Excuse me while I wipe a solitary, queso-less tear from my transplanted southern cheek. *sniffle*

So when I found Lisa Fain’s recipe for flour tortillas all those years ago, it felt like a warm, delicious homecoming, and I didn’t even have to face the unbearable heat and questionable fashion choices of life in Texas. I bought her first cookbook as soon as it came out, and it’s one of the most stained, battered books in my collection—and I’m a vegetarian, mind you, so I can’t eat half the recipes in it.

Last weekend, feeling nostalgic again, I made kolaches. If you’re not from Texas or, oddly, central Europe, you may not yet know and love these delightful pastries. In a word, they’re rather like Danishes. In a sentence, they’re soft, buttery cakes with either a sweet or savory filling. But I could write more than a sentence: I could write a poem, a novel, an EPIC about kolaches and my love for them.

In a strange twist, the kolaches I ate so many early mornings in central Texas were actually made by a Korean family who had somehow landed in my small town. (Yep, Korean immigrants making the food of Czech immigrants for a Midwestern transplant. WTF?) I probably ate hundreds of their small, delicious sausage and cheese rolls, like pigs-in-blankets but infinitely more delicious. But being vegetarian now, I was more keen to try making a sweet kolache rather than one filled with greasy pork sausage.

I chose Lisa Fain’s Strawberry Cream Cheese Kolaches, a recipe you can find both online and in her first cookbook. And my goodness, was I rewarded. It’s a multi-step process: you have to make the filling beforehand and refrigerate it, mix up and knead the dough and let it rise multiple times, and you have to keep your out of control saliva glands dry long enough to keep yourself from drooling all over the individual components.

But when they baked, they filled my apartment with an amazing sweet, rich smell, and the first bite was so nostalgic (and delicious!), I could have closed my eyes and drifted away on a sea of buttery bliss. With one taste, I was fifteen, it was dark outside, and I was riding in the back of my parents’ car on the way to visit my brother in Waco.

Food more than anything can tie our senses to experiences: a whiff of scent, a nibble of food, and suddenly we’re in another place and time. I may have left Texas and my Texan life behind me, but my love for the food of the Southwest will be with me till I die. And it’s so delicious… I’m perfectly okay with that.

What food makes you nostalgic? Are there any regional cuisines that make you drool over mere photos of an entree? 

Why I No Longer Write Book Reviews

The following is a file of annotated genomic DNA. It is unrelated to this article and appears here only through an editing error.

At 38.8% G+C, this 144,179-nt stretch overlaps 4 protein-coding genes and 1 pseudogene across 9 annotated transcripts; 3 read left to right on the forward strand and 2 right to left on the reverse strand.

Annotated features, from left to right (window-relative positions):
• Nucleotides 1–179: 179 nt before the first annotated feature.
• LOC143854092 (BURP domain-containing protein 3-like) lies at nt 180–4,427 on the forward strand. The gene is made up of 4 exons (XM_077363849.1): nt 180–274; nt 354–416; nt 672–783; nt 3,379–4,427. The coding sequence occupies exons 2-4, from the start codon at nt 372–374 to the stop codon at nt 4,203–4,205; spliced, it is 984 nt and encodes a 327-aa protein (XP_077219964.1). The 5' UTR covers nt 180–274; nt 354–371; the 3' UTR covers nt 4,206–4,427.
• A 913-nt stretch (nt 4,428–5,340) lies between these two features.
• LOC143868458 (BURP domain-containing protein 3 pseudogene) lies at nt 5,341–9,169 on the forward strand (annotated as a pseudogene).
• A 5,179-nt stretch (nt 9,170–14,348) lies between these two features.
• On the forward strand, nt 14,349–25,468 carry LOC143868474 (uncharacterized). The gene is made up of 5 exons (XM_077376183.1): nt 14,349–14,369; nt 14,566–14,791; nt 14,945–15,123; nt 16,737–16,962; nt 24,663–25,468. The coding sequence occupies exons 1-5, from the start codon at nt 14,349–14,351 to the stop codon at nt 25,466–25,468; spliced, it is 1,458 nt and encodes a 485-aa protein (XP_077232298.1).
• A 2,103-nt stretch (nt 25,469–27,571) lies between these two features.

I’ve had some folks asking me lately why I don’t write book reviews anymore. The short answer is, “I’m lazy.” The long answer has to do with sensitive authors, Goodreads bullies, and my own strange mental categorization of the books I read.

You can read elsewhere about fake reviews, Goodreads bullies who gang up on authors just for fun, and petty author reactions to reviews, so I won’t talk much about that. The truth is, I’ve had little but positive experience writing reviews here on my blog. When I included David Anthony Durham’s Acacia on my list of fantasy novels I should read, he sent me a very nice note encouraging me to finish his book. (BTW, Mr. Durham, I finished it and it was fantastic!) My readers here are awesome, and you all generally engage in polite, thoughtful discussion of what I have to say. Go us.

So the truth is, my stubborn refusal to write book reviews, even on Goodreads, is due more to my own inability to distinguish between a good book and a great book, and my reluctance to publicly say, where the author can read it, “YOUR BOOK SUCKS OMG YOU SHOULD DIE IN A FIRE.” (Not that I would say it like that.)

Really, I just love books and authors. I rarely read a book I would rate below two stars, and I’m a voracious enough reader that I’ll plow through just about anything in a few days. (And then, once I’m done, I want to READ MOAR, not spend time navel-gazing about what I just read. I’m all about the instant gratification. So sue me.) Because of my attitude toward reading and writing (YES, MORE PLEASE!), I end up wondering how to distinguish between the books I adore and the books I just really loved.

How do you compare Ursula Le Guin’s The Dispossessed, which I read this summer and completely adored, with Tiffany Reisz’s The Mistress, which I just finished and could hardly stand to put down? One is a five-star book because the writing was flawless and the content practically life-changing, and one is a five-star book because I love the characters and the plot held me in its slobbery teeth for 400 pages. But even though I loved The Mistress, I just wouldn’t put it on the same shelf as The Dispossessed or Tigana or Possession or even Words of Radiance, all books whose honor I would protect with fisticuffs. And where the hell on the spectrum do Jane Austen’s books fall? How do I compare the books that are practically my Bible with anything else I’ve ever read?

I think I need a sixth star just for books that are so good, I hug them tenderly when I finish them.



Maybe I’m over-thinking it, but I really just can’t do it. I can’t distinguish between the love and REALLY SUPER LOVE.

Do you write book reviews? Do you use Goodreads? How do you rate books?